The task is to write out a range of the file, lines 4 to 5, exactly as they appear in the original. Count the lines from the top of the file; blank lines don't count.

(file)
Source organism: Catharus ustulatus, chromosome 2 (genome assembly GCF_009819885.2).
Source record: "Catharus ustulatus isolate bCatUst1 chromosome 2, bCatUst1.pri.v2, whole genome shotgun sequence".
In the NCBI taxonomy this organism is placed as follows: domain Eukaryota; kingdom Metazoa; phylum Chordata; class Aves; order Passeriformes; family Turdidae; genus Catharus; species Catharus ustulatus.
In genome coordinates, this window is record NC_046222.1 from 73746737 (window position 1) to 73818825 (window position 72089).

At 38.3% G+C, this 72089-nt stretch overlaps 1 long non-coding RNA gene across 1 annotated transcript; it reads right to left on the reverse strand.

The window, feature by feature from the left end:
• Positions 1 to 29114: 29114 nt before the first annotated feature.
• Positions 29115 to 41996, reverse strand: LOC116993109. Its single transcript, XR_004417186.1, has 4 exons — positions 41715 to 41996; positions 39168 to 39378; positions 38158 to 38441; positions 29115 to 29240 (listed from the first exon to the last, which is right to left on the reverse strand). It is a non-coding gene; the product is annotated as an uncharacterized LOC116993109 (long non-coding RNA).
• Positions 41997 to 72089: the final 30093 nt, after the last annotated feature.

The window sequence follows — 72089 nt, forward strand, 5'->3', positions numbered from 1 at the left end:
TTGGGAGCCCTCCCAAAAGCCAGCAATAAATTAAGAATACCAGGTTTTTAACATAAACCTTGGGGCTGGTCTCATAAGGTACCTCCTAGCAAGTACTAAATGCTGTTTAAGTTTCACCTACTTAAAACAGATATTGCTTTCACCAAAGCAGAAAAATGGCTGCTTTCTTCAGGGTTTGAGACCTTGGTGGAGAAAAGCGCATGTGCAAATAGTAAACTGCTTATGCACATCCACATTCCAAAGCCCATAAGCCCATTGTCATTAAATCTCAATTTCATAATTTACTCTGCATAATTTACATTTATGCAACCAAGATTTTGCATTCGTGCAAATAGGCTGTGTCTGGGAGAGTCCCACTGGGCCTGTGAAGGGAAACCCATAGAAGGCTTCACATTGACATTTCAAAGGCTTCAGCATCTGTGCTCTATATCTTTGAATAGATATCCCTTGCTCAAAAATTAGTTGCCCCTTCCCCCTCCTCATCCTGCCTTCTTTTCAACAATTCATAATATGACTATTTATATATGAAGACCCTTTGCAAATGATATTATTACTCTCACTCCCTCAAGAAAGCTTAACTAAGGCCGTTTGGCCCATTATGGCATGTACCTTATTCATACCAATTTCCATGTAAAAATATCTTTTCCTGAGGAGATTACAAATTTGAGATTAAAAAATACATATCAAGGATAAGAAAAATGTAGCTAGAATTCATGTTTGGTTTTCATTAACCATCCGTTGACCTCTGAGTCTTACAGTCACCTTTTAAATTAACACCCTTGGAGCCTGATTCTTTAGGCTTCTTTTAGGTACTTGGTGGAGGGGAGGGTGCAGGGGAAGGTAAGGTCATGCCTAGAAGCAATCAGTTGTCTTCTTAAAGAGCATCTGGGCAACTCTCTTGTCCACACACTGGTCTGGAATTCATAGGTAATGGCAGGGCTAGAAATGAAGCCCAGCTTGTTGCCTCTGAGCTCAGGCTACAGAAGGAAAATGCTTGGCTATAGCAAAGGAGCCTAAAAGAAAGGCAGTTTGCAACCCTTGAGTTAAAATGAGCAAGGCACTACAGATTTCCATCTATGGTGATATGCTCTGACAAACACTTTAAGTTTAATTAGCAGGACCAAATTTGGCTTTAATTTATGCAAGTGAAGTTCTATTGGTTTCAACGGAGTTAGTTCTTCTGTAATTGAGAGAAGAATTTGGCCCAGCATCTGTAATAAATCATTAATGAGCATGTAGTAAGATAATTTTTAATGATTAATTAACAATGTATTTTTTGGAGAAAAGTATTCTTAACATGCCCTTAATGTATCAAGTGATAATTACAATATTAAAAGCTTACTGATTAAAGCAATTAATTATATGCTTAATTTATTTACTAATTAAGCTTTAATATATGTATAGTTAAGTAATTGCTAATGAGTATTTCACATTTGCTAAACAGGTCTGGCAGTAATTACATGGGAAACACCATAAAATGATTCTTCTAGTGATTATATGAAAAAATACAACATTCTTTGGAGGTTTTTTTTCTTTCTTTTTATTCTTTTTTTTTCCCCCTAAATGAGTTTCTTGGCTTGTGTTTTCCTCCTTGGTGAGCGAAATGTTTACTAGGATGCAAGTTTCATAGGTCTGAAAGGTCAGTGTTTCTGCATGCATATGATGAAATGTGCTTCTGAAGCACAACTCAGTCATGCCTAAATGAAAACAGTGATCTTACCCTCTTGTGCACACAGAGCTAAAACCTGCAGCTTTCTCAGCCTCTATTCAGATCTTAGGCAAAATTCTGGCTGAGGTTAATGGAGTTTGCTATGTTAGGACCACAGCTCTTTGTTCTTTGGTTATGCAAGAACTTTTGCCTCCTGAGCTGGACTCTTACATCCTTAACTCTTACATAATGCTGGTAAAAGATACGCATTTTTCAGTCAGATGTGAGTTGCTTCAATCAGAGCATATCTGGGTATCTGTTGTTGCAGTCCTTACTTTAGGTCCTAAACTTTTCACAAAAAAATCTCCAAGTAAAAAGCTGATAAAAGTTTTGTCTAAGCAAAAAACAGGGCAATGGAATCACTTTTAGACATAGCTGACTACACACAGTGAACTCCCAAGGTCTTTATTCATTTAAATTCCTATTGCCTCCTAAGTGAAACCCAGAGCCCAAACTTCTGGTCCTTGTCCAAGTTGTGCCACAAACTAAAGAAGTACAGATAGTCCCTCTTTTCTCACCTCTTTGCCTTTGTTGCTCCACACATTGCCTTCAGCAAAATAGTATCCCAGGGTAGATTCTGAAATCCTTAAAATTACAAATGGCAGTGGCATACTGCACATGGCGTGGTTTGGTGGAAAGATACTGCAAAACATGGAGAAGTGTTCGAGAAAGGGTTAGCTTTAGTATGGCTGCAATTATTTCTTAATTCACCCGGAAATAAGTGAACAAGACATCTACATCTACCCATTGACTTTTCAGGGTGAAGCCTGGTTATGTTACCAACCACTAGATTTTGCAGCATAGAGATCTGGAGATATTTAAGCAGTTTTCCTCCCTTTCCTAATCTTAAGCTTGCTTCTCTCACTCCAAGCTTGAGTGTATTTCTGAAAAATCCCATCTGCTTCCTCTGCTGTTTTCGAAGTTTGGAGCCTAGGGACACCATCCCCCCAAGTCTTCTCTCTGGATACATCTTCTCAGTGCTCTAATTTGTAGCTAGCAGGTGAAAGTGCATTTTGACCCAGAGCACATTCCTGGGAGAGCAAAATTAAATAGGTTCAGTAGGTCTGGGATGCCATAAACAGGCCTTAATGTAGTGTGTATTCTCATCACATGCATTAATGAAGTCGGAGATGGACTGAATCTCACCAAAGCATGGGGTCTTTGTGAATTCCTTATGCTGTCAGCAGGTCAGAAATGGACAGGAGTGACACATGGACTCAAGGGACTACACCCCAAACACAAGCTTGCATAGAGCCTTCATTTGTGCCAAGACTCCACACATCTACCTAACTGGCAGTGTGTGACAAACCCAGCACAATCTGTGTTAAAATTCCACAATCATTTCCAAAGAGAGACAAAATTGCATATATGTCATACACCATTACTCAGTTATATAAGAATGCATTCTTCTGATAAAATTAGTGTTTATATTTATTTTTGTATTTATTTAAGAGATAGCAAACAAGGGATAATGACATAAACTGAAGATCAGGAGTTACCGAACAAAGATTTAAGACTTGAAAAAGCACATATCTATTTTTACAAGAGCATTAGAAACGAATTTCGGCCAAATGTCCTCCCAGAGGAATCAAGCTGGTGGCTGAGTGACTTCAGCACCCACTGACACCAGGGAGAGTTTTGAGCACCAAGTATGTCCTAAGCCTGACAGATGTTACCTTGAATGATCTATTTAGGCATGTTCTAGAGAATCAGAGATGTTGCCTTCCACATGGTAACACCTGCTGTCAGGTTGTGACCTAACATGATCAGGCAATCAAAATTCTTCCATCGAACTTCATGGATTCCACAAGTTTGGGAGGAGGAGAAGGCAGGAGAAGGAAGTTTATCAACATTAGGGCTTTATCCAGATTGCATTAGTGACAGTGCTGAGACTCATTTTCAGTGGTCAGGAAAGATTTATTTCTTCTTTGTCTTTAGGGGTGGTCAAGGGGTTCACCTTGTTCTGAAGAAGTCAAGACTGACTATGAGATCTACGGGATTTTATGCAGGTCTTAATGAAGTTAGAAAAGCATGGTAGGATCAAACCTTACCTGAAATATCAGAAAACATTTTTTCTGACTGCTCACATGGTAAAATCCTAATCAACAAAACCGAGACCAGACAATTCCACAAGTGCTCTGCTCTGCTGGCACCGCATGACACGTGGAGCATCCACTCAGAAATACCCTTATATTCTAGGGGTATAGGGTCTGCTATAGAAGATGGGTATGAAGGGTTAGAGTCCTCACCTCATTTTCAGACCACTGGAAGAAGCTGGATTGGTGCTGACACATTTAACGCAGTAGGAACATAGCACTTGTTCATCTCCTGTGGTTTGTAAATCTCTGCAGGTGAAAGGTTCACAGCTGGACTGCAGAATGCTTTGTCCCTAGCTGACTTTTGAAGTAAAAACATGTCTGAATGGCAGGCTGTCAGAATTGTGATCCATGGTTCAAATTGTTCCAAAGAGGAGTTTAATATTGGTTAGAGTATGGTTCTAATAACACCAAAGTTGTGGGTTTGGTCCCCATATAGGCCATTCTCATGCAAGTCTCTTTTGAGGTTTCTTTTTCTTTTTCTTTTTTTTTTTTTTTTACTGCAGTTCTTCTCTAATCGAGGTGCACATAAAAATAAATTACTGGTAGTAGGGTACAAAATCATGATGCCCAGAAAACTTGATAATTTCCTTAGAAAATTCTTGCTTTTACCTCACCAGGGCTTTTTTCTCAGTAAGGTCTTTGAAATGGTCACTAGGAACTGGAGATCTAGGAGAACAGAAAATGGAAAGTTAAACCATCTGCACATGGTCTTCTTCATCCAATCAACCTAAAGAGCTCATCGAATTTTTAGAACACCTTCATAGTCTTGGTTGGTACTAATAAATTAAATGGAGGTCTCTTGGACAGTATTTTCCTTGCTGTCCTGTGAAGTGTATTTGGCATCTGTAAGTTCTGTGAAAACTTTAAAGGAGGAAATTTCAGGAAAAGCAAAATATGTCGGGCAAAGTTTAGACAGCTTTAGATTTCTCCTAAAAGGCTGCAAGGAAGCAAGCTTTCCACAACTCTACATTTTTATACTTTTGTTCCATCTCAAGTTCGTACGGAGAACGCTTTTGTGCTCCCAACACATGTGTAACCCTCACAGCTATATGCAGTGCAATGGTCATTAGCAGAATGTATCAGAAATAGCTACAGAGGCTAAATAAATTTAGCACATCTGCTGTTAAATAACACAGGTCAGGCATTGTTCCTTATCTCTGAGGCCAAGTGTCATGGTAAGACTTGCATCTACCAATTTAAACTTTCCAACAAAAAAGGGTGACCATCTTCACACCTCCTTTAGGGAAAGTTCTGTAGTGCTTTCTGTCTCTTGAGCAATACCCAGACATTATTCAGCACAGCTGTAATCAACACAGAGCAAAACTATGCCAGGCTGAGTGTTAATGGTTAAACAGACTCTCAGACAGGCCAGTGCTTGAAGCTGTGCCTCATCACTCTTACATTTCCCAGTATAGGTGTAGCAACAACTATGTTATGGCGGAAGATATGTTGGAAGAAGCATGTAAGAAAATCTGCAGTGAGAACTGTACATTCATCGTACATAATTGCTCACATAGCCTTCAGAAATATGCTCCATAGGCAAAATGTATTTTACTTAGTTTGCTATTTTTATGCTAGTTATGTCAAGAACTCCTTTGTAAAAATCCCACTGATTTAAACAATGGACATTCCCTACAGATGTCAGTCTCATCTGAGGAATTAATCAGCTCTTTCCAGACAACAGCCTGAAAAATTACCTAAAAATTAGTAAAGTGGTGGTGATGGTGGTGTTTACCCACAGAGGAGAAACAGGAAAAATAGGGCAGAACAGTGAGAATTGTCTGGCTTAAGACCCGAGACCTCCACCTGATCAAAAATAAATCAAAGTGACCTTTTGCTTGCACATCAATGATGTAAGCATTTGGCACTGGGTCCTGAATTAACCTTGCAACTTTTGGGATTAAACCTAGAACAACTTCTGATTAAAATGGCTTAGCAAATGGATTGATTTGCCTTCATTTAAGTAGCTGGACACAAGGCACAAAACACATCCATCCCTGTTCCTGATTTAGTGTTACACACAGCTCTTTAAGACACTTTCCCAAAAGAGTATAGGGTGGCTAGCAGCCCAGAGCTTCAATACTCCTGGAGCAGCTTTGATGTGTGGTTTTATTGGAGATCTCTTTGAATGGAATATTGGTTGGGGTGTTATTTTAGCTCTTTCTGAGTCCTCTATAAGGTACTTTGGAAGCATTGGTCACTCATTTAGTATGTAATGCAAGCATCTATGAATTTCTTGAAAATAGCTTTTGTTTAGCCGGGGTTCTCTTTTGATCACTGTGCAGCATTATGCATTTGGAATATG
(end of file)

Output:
In genome coordinates, this window is record NC_046222.1 from 73746737 (window position 1) to 73818825 (window position 72089).

At 38.3% G+C, this 72089-nt stretch overlaps 1 long non-coding RNA gene across 1 annotated transcript; it reads right to left on the reverse strand.